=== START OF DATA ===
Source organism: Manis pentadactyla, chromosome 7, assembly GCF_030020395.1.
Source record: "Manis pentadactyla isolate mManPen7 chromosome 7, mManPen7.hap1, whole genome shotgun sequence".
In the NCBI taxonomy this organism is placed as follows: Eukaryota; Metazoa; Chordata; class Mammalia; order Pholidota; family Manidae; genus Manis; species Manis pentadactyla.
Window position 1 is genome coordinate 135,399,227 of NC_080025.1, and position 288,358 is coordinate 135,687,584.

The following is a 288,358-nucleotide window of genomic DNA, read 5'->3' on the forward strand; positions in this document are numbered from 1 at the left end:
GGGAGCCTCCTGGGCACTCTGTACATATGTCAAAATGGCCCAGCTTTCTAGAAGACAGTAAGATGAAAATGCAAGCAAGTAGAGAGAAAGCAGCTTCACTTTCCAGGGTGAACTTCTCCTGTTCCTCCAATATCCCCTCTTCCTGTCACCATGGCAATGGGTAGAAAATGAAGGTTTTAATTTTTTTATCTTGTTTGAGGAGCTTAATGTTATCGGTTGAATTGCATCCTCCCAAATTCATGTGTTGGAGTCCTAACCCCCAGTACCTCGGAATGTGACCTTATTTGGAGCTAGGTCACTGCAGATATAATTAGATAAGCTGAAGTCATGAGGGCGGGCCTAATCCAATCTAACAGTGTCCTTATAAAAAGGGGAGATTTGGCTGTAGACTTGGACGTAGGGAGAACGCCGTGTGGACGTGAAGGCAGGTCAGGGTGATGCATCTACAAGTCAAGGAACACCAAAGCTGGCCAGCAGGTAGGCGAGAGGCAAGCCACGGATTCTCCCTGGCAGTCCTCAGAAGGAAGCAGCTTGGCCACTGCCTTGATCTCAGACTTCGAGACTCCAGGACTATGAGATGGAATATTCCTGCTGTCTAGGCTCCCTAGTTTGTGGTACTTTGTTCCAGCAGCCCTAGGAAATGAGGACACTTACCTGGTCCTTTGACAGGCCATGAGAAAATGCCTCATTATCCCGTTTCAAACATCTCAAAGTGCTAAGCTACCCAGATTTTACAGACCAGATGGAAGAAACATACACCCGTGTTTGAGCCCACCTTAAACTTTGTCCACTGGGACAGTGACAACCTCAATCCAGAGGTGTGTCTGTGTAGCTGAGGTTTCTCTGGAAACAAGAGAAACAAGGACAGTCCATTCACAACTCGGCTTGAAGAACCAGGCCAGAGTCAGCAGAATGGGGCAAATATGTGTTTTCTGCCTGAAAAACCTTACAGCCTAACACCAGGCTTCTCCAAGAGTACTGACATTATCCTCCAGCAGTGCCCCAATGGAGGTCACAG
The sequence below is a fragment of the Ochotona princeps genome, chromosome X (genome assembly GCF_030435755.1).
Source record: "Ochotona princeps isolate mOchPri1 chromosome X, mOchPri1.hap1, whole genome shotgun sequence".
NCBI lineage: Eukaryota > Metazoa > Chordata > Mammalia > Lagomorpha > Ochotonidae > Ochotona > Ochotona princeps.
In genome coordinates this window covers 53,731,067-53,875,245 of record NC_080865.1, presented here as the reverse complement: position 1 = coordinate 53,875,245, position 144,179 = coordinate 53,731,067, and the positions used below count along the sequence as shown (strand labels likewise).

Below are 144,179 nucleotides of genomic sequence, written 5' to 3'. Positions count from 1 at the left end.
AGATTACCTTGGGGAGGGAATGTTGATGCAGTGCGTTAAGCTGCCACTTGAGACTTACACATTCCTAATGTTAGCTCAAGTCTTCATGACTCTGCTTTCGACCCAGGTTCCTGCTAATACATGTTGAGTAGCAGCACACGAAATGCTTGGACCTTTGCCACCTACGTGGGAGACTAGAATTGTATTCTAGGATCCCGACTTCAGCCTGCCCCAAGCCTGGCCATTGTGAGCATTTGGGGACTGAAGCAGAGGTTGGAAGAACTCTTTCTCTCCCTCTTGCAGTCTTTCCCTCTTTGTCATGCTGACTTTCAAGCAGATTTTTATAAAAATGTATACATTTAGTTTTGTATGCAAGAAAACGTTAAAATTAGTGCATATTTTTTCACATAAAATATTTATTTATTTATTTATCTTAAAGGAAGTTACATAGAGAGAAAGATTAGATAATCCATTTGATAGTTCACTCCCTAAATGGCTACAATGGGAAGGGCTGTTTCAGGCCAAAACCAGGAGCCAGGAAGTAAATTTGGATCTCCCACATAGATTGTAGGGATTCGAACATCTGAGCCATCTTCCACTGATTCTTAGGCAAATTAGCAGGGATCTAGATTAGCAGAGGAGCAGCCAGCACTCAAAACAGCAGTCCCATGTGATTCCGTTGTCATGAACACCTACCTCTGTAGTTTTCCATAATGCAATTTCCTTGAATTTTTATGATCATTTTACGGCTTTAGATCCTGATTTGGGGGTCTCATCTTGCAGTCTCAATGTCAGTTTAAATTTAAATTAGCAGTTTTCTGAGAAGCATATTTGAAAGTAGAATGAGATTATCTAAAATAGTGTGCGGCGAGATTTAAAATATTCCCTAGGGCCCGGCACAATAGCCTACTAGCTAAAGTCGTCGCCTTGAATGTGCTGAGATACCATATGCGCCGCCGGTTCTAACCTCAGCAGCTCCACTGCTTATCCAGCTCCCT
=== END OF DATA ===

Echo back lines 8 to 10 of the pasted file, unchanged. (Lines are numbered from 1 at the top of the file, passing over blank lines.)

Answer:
Source record: "Ochotona princeps isolate mOchPri1 chromosome X, mOchPri1.hap1, whole genome shotgun sequence".
NCBI lineage: Eukaryota > Metazoa > Chordata > Mammalia > Lagomorpha > Ochotonidae > Ochotona > Ochotona princeps.
In genome coordinates this window covers 53,731,067-53,875,245 of record NC_080865.1, presented here as the reverse complement: position 1 = coordinate 53,875,245, position 144,179 = coordinate 53,731,067, and the positions used below count along the sequence as shown (strand labels likewise).